Have We Reached Peak Timberlake?


Every day for the past week, Justin Timberlake has appeared as guest on Late Night with Jimmy Fallon (the last episode of Timberweek airs tonight). He also has a brand new album out, a Target commercial, a highly publicized marriage, keeps getting his photo snapped with the likes of Beyoncé and Jay-Z, hosted SNL last weekend and he’ll be closing out SXSW. If you haven’t noticed, that’s quite a bit of Timberlake, but maybe it’s a bit…much? Then again, how does one even define “too much” when it comes to JT? He exists on a plane that is somehow beyond overexposure.

Justin Timberlake has remained steadily in the public eye since about 1998 (earlier if you count the MMC) when he broke onto the scene as the unofficial frontman of ‘N Sync. Unlike the rest of the group — or anyone to come out of the late nineties boy band boom — he’s never really gotten bad publicity, nor did he start hanging out with the Kris Jenner or fade into obscurity. On the contrary. If anything, he parlayed his boy band career into a career as a massively successful solo musician and several starring roles in big studio pictures.

This success is as almost as much about Timberlake’s charisma as it is about his skills as a performer. Sure, Justified is one of the best pop albums of all time and he can host a sketch show like no other, but huge part of his appeal rests in his charm and personality, which is a little strange because — and I don’t know if you’ve noticed this — he’s kind of an egotistical shit.

Once, a couple of years ago, I was lucky enough to sit in the same room as JT. It was for a press junket for The Social Network and while I was super excited to breathe the same air as the singer behind “Rock Your Body” — a song that I recently named as the most important song of my high school career (“Ignition (Remix)” being a close second) — I also couldn’t help but notice that Timberlake would not stop talking. All the other stars of the movie were present and yet Justin Timberlake was the one answering all of the questions. Maybe it’s because he enjoys the whole dog and pony show more than the others, but it got to the point where he was interrupting and discussing points of the film that had nothing to do with him. It was annoying, it was a little rude…and the audience (myself included) loved it.

Other pop stars like Beyoncé or Taylor Swift get constantly lambasted for their supposed overexposure, self-promotion and egocentrism, but Timberlake, who is guilty of all those things, remains relatively uncriticized and universally adored. Swift faces a barrage of criticism for referencing her past relationships in her songs and videos, but have you watched “Cry Me a River” lately? The video where Timberlake gets back at a cheating Britney Spears doppelgänger by videotaping himself hooking up with a brunette in Not-Britney’s bed? When it first came out, everyone thought that video was awesome. They still think it’s awesome even though it’s basically just a catchy, addictive Crap Email from a Dude with extremely high production values.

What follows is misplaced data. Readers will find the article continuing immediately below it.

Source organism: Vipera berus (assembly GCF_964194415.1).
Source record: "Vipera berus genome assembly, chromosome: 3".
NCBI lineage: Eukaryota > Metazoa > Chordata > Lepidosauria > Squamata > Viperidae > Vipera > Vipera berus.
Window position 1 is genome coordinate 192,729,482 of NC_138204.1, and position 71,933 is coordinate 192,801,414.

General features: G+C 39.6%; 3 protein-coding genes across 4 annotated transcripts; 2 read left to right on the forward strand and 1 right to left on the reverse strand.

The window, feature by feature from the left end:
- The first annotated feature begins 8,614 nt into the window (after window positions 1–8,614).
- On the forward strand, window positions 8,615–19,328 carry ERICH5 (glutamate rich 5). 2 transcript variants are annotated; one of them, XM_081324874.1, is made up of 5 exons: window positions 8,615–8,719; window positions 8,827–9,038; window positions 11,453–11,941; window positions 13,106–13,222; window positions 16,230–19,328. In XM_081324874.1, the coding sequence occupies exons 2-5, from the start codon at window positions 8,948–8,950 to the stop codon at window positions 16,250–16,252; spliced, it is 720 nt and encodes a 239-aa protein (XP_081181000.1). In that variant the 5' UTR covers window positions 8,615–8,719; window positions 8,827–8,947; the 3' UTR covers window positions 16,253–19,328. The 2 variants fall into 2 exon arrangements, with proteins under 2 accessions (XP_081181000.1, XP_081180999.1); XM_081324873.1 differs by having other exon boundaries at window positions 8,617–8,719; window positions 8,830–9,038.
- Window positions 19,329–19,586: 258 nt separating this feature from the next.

Judging from the songs he’s performed on television thus far, Timberlake’s The 20/20 Experience, his first solo album in seven years, might be a touch underwhelming. The songs are certainly good and listenable, but nothing has come close to the smoothness of “SexyBack” or the jovial call and repeat of “Señorita.” Regardless of that, regardless of all of the previous shit-talking and whatever mixed feelings I have about him and the fact that the dude is practically omnipotent right now, I still can’t get enough JT. And judging from the fact that he’s everywhere, all the time, the American public is in the same boat. What is it it about him that makes this possible? Why haven’t we hit peak Timberlake?

This is a different situation than what we had with Ryan Lochte, whose exposure quickly revealed him to be America’s Sexiest Douchebag. Justin, in contrast, seems smart and has style; his business ventures actually go somewhere. None of those things make him a viable contender for a sex idiot, but that’s never been his appeal anyway. Timberlake’s sexiness comes from his cockiness and, better yet, his ability to walk the walk as well as talk the talk.

Every time Timberlake steps onstage to start his SNL monologue, he already knows that he’s gonna be a great host. He’s been trained to be a likable performer since his childhood days in the Mickey Mouse Club and he’s fully confident in his ability to win over an audience. Go in knowing that — knowing that the audience is already on your side — and you’re automatically going to do better than someone who doesn’t have that luxury. And it works for him very, very well.

But did the love of the audience make Justin Timberlake into a confident celebrity personality or did Timberlake’s confident celebrity personality make the audience love him? And what happens if either side of the balance is disrupted? Somehow — unless Timberlake kills Grumpy Cat or insults Jennifer Lawrence — I doubt that we’ll ever have to find out. Justin Timberlake is both the chicken and the egg.

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